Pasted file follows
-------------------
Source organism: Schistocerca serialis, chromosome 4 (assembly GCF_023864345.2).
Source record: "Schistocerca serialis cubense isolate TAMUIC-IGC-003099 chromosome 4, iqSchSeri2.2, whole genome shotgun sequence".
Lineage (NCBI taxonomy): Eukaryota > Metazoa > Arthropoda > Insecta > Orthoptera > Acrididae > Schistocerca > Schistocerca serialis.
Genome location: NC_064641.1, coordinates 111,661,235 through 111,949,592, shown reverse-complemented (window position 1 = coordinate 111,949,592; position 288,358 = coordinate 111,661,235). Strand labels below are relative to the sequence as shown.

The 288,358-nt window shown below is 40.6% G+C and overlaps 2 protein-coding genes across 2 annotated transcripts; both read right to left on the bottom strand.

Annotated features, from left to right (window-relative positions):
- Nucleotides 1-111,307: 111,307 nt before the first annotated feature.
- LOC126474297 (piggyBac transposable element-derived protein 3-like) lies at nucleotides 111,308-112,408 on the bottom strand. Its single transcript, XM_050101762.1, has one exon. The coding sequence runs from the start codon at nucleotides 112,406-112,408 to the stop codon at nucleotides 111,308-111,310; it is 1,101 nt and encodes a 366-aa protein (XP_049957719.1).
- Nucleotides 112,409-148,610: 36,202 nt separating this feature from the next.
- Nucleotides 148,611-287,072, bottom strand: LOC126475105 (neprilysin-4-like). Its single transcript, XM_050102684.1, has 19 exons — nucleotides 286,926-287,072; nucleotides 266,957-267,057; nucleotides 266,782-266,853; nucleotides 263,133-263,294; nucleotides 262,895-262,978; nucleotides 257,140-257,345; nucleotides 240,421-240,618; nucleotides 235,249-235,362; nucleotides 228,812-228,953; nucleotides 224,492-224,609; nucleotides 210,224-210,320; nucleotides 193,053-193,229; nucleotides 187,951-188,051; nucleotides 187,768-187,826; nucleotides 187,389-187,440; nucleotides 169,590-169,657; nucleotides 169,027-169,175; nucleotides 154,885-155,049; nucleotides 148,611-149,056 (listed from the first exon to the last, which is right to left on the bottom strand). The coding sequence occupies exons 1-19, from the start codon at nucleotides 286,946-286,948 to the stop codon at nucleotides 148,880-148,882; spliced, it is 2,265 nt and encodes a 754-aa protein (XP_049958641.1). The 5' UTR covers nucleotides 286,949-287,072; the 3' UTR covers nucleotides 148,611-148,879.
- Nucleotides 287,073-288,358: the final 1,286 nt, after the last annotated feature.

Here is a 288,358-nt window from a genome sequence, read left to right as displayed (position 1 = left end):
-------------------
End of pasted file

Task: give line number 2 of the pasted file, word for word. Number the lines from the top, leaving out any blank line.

Source record: "Schistocerca serialis cubense isolate TAMUIC-IGC-003099 chromosome 4, iqSchSeri2.2, whole genome shotgun sequence".